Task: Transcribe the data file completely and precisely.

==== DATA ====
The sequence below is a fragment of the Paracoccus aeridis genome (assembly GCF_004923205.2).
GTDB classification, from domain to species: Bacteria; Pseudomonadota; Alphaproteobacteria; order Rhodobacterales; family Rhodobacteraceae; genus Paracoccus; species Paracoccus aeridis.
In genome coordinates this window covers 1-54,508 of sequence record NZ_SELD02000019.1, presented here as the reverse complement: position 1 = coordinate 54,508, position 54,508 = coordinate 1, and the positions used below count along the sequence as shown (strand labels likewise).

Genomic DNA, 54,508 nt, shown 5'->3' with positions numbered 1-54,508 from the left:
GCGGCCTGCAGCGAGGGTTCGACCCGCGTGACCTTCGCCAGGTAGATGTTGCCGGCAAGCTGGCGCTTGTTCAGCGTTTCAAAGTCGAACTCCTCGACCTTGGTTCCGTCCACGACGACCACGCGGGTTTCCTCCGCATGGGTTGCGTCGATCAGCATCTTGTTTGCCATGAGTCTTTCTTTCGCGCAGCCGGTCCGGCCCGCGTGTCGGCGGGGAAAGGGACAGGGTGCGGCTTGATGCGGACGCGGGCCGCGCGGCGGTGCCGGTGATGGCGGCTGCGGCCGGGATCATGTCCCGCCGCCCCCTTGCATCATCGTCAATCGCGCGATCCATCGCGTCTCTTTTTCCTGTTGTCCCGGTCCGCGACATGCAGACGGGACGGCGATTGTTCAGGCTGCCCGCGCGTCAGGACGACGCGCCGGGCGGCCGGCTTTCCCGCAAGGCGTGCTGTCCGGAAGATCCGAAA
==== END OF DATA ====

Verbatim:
The sequence below is a fragment of the Paracoccus aeridis genome (assembly GCF_004923205.2).
GTDB classification, from domain to species: Bacteria; Pseudomonadota; Alphaproteobacteria; order Rhodobacterales; family Rhodobacteraceae; genus Paracoccus; species Paracoccus aeridis.
In genome coordinates this window covers 1-54,508 of sequence record NZ_SELD02000019.1, presented here as the reverse complement: position 1 = coordinate 54,508, position 54,508 = coordinate 1, and the positions used below count along the sequence as shown (strand labels likewise).

Genomic DNA, 54,508 nt, shown 5'->3' with positions numbered 1-54,508 from the left:
GCGGCCTGCAGCGAGGGTTCGACCCGCGTGACCTTCGCCAGGTAGATGTTGCCGGCAAGCTGGCGCTTGTTCAGCGTTTCAAAGTCGAACTCCTCGACCTTGGTTCCGTCCACGACGACCACGCGGGTTTCCTCCGCATGGGTTGCGTCGATCAGCATCTTGTTTGCCATGAGTCTTTCTTTCGCGCAGCCGGTCCGGCCCGCGTGTCGGCGGGGAAAGGGACAGGGTGCGGCTTGATGCGGACGCGGGCCGCGCGGCGGTGCCGGTGATGGCGGCTGCGGCCGGGATCATGTCCCGCCGCCCCCTTGCATCATCGTCAATCGCGCGATCCATCGCGTCTCTTTTTCCTGTTGTCCCGGTCCGCGACATGCAGACGGGACGGCGATTGTTCAGGCTGCCCGCGCGTCAGGACGACGCGCCGGGCGGCCGGCTTTCCCGCAAGGCGTGCTGTCCGGAAGATCCGAAA